Managing != Coaching


While pondering about management and coaching I recently realized that my mental model needed some realignment with reality. I came to understand that functional managers don’t have to be personal coaches, and vice versa.

You see, in our organization we are used to the situation where every functional manager is required to assist people with their personal development. As managers, we care about our people’s skills, their knowledge and experience, their training, and their discipline (or, in some cases, lack thereof). For their good behavior we should offer compliments, and for their bad behavior (after a good scolding) we should offer a shoulder to cry on.

As functional managers, we are our people’s personal coaches.

But it doesn’t have to be that way…

Managing people is different from coaching people. As a functional manager you might be responsible for interviewing job candidates, writing procedures, enforcing procedures, controlling budgets, negotiating salaries, checking daily reports, checking weekly reports, checking monthly reports, checking yearly reports, and reminding people how important it is that they give you those reports. So you can check them.

And as a functional manager you must also make sure that all your people have a personal coach. But that doesn’t have to be you! You can delegate responsibilities and empower (senior) people to coach the others. In this model every person in the organization has both a manager and a coach. You could still be the coach for the seniors, but you wouldn’t coach the juniors. While still acting as everybody’s manager, you could save yourself a lot of time, while empowering your senior people, all in a single stroke.

(And while you're at it, you could find someone to be the personal coach for your senior people too. In the current economic downturn, hiring a face that's friendly and understanding can be much better for your people than having to fake one yourself. Just make sure that at least someone is helping them.)

Coaching2

The model of delegating coaching to senior people turns out to be very close to the situation in our Ukrainian office. Until recently I had trouble matching that situation with my own mental model of how things are organized in my own office. But my visit to Ukraine confronted me with the fact that managing and coaching are not the same.

I already knew that. But sometimes I need reality to act as a reminder.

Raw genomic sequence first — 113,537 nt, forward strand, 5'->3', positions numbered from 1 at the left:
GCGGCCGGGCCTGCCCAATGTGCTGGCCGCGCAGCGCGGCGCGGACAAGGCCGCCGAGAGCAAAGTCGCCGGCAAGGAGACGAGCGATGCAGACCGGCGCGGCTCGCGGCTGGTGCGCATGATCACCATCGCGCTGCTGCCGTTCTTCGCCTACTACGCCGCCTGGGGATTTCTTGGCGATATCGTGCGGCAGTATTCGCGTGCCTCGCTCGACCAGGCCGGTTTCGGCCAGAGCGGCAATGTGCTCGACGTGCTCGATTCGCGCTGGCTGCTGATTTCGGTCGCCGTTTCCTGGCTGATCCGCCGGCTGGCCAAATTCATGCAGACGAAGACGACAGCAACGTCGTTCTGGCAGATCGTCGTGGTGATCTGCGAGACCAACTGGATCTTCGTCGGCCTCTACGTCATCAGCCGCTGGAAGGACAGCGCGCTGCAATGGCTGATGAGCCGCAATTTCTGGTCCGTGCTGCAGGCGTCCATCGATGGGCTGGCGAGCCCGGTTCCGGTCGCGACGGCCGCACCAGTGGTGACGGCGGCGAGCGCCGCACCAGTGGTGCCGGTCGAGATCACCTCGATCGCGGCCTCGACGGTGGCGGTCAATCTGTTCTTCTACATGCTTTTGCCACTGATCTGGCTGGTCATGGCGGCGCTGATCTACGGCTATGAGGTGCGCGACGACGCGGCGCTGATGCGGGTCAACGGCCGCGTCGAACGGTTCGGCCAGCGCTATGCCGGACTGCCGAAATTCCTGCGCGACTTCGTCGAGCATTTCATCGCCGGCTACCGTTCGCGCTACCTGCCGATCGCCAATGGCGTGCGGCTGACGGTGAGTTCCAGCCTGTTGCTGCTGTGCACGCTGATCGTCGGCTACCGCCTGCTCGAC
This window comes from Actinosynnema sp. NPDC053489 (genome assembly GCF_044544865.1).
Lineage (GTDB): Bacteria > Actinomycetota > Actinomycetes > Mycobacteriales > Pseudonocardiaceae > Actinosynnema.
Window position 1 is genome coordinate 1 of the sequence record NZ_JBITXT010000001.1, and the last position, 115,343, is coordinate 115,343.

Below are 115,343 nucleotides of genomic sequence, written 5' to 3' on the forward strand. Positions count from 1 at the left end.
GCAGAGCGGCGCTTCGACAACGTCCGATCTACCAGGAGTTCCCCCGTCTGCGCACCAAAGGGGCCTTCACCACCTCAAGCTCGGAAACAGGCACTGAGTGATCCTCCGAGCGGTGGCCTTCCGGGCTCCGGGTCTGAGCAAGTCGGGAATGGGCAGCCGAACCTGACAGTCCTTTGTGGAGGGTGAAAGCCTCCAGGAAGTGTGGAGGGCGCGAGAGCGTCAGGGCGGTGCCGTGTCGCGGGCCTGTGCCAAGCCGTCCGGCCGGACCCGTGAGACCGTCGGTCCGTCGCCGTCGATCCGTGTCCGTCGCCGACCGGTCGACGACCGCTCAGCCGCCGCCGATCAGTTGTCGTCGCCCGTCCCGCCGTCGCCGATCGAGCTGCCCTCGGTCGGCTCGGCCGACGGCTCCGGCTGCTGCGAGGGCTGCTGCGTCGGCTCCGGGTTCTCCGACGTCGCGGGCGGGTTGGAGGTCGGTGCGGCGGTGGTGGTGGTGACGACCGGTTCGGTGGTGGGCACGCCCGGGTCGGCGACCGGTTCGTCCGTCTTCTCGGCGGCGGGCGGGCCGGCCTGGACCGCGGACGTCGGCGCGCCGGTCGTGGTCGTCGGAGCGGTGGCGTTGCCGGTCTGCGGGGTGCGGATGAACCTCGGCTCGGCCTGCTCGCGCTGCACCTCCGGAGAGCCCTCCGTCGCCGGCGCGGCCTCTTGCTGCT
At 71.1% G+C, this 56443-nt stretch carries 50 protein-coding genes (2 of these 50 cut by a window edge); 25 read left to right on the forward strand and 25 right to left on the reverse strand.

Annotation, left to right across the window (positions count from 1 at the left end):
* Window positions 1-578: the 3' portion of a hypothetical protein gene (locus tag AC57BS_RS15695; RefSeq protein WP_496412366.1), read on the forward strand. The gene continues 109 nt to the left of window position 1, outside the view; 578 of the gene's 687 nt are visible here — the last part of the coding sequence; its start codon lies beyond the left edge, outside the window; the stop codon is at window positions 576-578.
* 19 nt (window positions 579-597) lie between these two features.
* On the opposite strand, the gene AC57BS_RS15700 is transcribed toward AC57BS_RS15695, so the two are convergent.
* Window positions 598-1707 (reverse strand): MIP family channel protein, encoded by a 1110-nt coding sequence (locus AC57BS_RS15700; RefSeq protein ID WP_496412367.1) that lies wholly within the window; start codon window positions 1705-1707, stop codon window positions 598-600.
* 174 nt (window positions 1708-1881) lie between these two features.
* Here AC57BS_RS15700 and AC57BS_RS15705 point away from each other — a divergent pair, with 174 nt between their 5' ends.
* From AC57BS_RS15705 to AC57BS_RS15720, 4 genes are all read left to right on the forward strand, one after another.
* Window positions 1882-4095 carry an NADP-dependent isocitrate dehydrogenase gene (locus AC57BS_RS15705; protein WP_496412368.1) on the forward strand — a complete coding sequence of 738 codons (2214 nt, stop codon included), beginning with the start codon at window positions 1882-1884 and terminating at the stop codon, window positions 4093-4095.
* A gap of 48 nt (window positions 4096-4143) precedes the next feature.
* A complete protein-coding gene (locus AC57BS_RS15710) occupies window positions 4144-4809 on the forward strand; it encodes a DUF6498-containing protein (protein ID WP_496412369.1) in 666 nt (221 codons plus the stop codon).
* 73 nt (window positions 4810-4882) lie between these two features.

(pictures by clairity and Ctd 2005)

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  • http://www.thoughtclusters.com Krishna

    Good point, Jurgen. A manager has to always find how to delegate his tasks so that he can be ready to tackle increasingly important priorities. If the manager finds himself/herself spending all the time in coaching and is comfortable with that role, there is a high chance they are neglecting some other areas and/or they are not growing in their role.
    [On a different note, what a strange coincidence with the title. I had a post on a different topic with a similarly structured title.]

  • http://falkayn.blogspot.com Angus McDonald

    I agree with Krishna, this is a good point. I just asked one of my senior people to take over the ‘management’ of a more junior person in a different technical specialty precisely for this reason. perhaps I should have posited as coaching vs management …

  • http://blog.brodzinski.com Pawel Brodzinski

    In big organizations this is a standard practice that a newcomer get coach or mentor who is someone different from your manager (and not necessarily a manager at all). I know of a couple examples when people discussed with their mentors whether they should change a company – something you wouldn’t talk about with your boss.
    Having a coach who isn’t a manager helps with one more thing: a manager will always have a bit different perspective than a senior colleague who is doing the same job as you.

  • CodeToGlory

    This is an excellent post, and I wish some Indian managers get a chance to look at your blog. I am trying to relate this to Indian programmers and managers. The programmers in my country have so much potential, they come out of colleges with great IQ, but are not coached properly in good coding standards. They are measured in terms of the number of lines of code they write rather than the quality of the code. The Managers themselves are promoted based on the number of years of servitude to the company, so I don’t think they can become good coaches. But a good coach can train these programmers and help them build their communication, presentation and coding skills. They are so overworked and exploited because of the outsourcing culture, that there is no time for self-improvement.
    Often times, these mundane things are ignored and they create a false image to the world when these very programmers are sent overseas for training their counterparts.
    I am doing my part in coaching, and I hope other do too.

  • mike

    Jurgen, it also indicates that you (or someone else) coached someone enough for them to be able to take over coaching. So the ability to delegate is the reward for putting in that effort.

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